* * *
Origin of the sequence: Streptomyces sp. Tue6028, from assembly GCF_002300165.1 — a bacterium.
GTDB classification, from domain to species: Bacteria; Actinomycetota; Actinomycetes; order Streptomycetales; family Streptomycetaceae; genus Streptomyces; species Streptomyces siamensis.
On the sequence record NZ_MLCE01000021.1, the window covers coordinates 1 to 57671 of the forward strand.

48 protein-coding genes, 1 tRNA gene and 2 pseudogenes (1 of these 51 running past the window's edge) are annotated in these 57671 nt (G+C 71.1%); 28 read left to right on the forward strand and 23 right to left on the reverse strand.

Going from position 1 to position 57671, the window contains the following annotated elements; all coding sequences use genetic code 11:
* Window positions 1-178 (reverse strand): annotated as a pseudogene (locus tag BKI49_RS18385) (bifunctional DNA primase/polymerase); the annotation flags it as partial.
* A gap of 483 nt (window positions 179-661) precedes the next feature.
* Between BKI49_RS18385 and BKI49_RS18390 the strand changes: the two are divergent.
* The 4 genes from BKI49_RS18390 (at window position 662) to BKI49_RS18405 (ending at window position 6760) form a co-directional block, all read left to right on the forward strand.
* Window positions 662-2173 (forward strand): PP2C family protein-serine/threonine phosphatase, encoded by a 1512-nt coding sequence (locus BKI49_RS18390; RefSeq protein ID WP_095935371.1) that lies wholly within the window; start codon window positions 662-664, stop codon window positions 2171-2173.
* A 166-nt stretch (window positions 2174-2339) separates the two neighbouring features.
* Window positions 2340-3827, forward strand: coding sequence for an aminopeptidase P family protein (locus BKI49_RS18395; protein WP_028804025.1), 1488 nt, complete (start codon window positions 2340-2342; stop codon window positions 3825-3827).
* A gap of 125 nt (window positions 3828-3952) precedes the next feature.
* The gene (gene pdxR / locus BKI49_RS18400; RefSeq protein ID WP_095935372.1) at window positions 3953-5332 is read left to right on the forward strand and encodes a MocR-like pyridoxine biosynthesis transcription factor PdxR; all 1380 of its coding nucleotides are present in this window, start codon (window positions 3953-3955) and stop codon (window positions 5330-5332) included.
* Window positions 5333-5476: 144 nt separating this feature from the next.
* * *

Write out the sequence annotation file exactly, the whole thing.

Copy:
Origin of the sequence: Streptomyces sp. Tue6028, from assembly GCF_002300165.1 — a bacterium.
GTDB classification, from domain to species: Bacteria; Actinomycetota; Actinomycetes; order Streptomycetales; family Streptomycetaceae; genus Streptomyces; species Streptomyces siamensis.
On the sequence record NZ_MLCE01000021.1, the window covers coordinates 1 to 57671 of the forward strand.

48 protein-coding genes, 1 tRNA gene and 2 pseudogenes (1 of these 51 running past the window's edge) are annotated in these 57671 nt (G+C 71.1%); 28 read left to right on the forward strand and 23 right to left on the reverse strand.

Going from position 1 to position 57671, the window contains the following annotated elements; all coding sequences use genetic code 11:
* Window positions 1-178 (reverse strand): annotated as a pseudogene (locus tag BKI49_RS18385) (bifunctional DNA primase/polymerase); the annotation flags it as partial.
* A gap of 483 nt (window positions 179-661) precedes the next feature.
* Between BKI49_RS18385 and BKI49_RS18390 the strand changes: the two are divergent.
* The 4 genes from BKI49_RS18390 (at window position 662) to BKI49_RS18405 (ending at window position 6760) form a co-directional block, all read left to right on the forward strand.
* Window positions 662-2173 (forward strand): PP2C family protein-serine/threonine phosphatase, encoded by a 1512-nt coding sequence (locus BKI49_RS18390; RefSeq protein ID WP_095935371.1) that lies wholly within the window; start codon window positions 662-664, stop codon window positions 2171-2173.
* A 166-nt stretch (window positions 2174-2339) separates the two neighbouring features.
* Window positions 2340-3827, forward strand: coding sequence for an aminopeptidase P family protein (locus BKI49_RS18395; protein WP_028804025.1), 1488 nt, complete (start codon window positions 2340-2342; stop codon window positions 3825-3827).
* A gap of 125 nt (window positions 3828-3952) precedes the next feature.
* The gene (gene pdxR / locus BKI49_RS18400; RefSeq protein ID WP_095935372.1) at window positions 3953-5332 is read left to right on the forward strand and encodes a MocR-like pyridoxine biosynthesis transcription factor PdxR; all 1380 of its coding nucleotides are present in this window, start codon (window positions 3953-3955) and stop codon (window positions 5330-5332) included.
* Window positions 5333-5476: 144 nt separating this feature from the next.